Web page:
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Kinematics problem

  1. Sep 5, 2008 #1
    A chain, total length h meters long, is sitting on a table. C meters hang down from the table. The chain is let go from rest at time t=0 . The table is frictionless. Find the equation of motion, x(t)

    Hint: Second order differential equations that can be reduced to cosh if x is defined posative downward.

    I need a jump start I guess. No masses are given or anything....

    I can write a DE if there is air resistance.

    a + kv = g ?
     
    Last edited: Sep 5, 2008
  2. jcsd
  3. Sep 6, 2008 #2
    I should add the part of the chain that is on the table is straight, not curled up.

    MY ATTEMPT

    The part on the table is of length h-c and the part hanging down from the table is c. I'm just can´t think of what to use to find the differential equation. Maybe there is air drag?

    If I would write a force equation then it would be mg = ma because the table is frictionless?
     
  4. Sep 6, 2008 #3

    Doc Al

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    That does make a difference--the entire chain moves at a single speed.
    Forget air drag (that just adds complexity).
    Yes, something along those lines: Apply Newton's 2nd law.
     
  5. Sep 6, 2008 #4
    Applying Newtons second law is sort of the problem. I can´t see how I'm supposed to treat the chain as one mass.

    Can I think if it as two blocks attached together with a string? There's no friction on the table so the force on the chain on the table( tension in the string) will just be equal to mcg, where mc is the mass of the part of the chain hanging from the table.

    What other forces are there?

    I then have mcg - T =mca

    but mc changes as more part of the chain drags from the table right?
     
    Last edited: Sep 6, 2008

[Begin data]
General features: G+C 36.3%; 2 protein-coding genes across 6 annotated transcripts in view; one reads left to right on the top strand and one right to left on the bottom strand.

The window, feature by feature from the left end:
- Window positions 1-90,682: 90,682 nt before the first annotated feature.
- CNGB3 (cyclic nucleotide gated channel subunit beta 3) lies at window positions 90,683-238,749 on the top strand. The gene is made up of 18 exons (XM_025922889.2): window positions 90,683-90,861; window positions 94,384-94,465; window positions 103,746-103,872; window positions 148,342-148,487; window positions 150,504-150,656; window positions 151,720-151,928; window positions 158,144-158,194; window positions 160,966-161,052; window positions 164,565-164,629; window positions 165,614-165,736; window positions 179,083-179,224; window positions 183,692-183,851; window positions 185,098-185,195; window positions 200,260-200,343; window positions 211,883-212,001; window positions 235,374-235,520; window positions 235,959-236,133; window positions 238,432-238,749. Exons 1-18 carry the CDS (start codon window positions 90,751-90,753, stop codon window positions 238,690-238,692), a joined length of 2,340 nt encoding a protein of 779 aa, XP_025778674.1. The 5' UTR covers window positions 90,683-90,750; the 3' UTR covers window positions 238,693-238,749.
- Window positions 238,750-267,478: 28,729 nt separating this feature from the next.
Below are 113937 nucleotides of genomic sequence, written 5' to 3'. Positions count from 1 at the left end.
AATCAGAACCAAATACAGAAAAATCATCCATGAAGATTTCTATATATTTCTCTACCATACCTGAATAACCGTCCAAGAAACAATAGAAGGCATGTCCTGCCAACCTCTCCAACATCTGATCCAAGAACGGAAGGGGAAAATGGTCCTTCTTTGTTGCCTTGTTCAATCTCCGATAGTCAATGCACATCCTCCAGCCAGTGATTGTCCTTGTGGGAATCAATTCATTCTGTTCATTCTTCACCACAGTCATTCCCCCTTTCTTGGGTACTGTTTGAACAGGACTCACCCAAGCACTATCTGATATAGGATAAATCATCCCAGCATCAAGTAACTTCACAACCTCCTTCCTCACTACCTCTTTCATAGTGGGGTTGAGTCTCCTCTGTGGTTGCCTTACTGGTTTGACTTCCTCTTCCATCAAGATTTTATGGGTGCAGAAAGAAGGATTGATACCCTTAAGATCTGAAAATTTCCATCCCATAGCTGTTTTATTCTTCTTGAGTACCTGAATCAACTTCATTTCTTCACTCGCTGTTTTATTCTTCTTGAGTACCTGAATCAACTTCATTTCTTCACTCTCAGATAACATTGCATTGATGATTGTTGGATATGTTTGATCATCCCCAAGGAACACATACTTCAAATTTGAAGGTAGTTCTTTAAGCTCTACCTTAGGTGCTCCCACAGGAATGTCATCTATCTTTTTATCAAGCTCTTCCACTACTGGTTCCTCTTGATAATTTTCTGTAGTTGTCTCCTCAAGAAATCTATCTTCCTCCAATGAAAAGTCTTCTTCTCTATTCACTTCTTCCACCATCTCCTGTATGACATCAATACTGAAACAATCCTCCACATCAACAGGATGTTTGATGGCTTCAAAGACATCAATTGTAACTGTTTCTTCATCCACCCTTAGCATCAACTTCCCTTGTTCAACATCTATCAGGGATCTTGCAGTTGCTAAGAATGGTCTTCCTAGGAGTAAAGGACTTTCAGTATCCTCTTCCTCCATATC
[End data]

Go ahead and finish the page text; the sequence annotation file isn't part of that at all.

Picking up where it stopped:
6. Sep 6, 2008 #5

    Doc Al

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    All you care about are forces parallel to the direction of motion, so that's the only force you need. (The weight of the chain on the table is balanced by the normal force.)
    Forget about tension--that's an internal force and thus cancels out. (You want the net force on the chain.)
    Of course. Write it as a function of x, where x is the amount of chain hanging off the table.
     
  7. Sep 6, 2008 #6
    what about mx/h where m/h is mass per unit length?

    [tex]\frac{mxg}{h}[/tex] = ma

    that leads to x'' -xg/h = 0 a second order DE
     
    Last edited: Sep 6, 2008
  8. Sep 6, 2008 #7

    Doc Al

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    Good, but correct that right hand side.
     
  9. Sep 6, 2008 #8
    already did I think it's just ma not ma/h
     
  10. Sep 6, 2008 #9

    Doc Al

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    Good. Now all you need to do is solve the DE.
     
  11. Sep 12, 2008 #10
    There's a sequel to this problem. Now there is friction on the table

    Could I write the frictional force as umgx/(h-c)?

    u=frictional coefficient
     
  12. Sep 12, 2008 #11
    No wait. It must be

    [tex]\frac{umg(h-c-x)}{(h-c)}[/tex]
     
  13. Sep 12, 2008 #12
    this should be correct
     
  14. Sep 13, 2008 #13

    Doc Al

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    That latest version looks good to me.
     
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